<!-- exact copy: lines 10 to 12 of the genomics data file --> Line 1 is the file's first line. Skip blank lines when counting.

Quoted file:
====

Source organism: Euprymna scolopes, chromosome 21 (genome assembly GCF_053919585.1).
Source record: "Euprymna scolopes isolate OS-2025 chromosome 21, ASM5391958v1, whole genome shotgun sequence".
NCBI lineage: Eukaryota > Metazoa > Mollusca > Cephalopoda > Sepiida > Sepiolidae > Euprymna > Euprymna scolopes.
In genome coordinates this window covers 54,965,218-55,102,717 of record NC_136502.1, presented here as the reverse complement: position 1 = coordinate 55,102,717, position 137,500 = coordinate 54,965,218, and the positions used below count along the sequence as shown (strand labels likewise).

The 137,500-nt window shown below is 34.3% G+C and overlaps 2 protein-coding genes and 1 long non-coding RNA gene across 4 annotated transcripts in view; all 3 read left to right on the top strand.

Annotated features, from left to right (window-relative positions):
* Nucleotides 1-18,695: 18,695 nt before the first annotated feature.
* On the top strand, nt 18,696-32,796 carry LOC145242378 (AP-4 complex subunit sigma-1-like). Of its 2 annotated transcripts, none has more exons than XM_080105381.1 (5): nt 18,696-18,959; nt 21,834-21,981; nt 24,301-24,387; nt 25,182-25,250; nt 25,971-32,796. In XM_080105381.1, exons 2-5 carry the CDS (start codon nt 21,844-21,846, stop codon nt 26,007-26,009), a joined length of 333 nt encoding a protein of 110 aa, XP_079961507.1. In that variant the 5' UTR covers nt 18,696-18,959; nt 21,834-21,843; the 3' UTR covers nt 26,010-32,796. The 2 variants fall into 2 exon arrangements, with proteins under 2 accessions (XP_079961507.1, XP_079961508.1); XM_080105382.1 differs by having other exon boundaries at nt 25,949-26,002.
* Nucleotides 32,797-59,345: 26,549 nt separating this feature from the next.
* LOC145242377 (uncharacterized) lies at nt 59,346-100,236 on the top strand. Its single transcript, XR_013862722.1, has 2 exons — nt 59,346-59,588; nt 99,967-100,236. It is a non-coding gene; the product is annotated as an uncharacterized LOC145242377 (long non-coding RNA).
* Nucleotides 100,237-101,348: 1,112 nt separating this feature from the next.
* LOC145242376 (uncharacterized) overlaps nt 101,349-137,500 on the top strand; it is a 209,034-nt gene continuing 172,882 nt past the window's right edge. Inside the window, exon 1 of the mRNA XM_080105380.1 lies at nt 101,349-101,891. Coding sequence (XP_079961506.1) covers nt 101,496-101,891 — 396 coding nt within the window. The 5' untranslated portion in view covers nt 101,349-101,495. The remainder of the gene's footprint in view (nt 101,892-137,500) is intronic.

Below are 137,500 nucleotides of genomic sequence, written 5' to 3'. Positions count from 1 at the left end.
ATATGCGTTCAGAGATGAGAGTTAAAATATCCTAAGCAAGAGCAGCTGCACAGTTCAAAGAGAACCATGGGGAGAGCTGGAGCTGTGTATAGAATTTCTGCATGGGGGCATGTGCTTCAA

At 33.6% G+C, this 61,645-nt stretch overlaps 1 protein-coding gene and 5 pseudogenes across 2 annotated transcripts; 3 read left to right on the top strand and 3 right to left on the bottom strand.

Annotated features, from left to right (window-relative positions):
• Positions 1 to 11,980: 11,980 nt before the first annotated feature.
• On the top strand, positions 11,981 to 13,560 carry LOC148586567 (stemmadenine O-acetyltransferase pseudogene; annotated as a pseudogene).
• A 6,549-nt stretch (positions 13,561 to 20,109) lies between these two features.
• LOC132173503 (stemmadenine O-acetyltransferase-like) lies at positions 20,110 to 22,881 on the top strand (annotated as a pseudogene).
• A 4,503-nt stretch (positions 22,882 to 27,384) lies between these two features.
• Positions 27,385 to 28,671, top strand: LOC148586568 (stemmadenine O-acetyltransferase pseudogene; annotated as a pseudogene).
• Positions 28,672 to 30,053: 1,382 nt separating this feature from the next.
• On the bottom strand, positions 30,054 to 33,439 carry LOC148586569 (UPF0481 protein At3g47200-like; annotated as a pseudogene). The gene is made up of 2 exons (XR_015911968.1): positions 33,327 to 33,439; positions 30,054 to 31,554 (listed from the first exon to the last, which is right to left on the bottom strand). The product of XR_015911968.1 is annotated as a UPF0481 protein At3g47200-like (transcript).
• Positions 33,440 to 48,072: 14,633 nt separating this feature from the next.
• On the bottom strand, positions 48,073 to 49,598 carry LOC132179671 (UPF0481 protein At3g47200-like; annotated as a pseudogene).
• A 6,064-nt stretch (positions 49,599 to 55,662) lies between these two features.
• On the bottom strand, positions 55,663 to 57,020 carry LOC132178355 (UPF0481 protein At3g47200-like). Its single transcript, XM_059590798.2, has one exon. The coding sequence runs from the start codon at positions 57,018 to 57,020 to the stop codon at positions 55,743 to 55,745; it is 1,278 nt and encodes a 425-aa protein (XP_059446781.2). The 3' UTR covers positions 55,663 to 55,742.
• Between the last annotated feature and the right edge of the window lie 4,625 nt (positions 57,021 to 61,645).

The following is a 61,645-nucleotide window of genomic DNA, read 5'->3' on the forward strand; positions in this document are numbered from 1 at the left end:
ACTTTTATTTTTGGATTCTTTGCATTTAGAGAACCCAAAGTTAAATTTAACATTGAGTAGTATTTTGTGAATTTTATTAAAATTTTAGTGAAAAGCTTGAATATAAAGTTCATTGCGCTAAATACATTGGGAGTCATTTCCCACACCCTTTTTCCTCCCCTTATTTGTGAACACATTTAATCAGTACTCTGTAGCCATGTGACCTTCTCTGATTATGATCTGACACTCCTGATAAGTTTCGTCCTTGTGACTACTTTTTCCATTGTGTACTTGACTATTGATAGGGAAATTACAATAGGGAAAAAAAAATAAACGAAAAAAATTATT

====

* LOC145242377 (uncharacterized) lies at nt 59,346-100,236 on the top strand. Its single transcript, XR_013862722.1, has 2 exons — nt 59,346-59,588; nt 99,967-100,236. It is a non-coding gene; the product is annotated as an uncharacterized LOC145242377 (long non-coding RNA).
* Nucleotides 100,237-101,348: 1,112 nt separating this feature from the next.
* LOC145242376 (uncharacterized) overlaps nt 101,349-137,500 on the top strand; it is a 209,034-nt gene continuing 172,882 nt past the window's right edge. Inside the window, exon 1 of the mRNA XM_080105380.1 lies at nt 101,349-101,891. Coding sequence (XP_079961506.1) covers nt 101,496-101,891 — 396 coding nt within the window. The 5' untranslated portion in view covers nt 101,349-101,495. The remainder of the gene's footprint in view (nt 101,892-137,500) is intronic.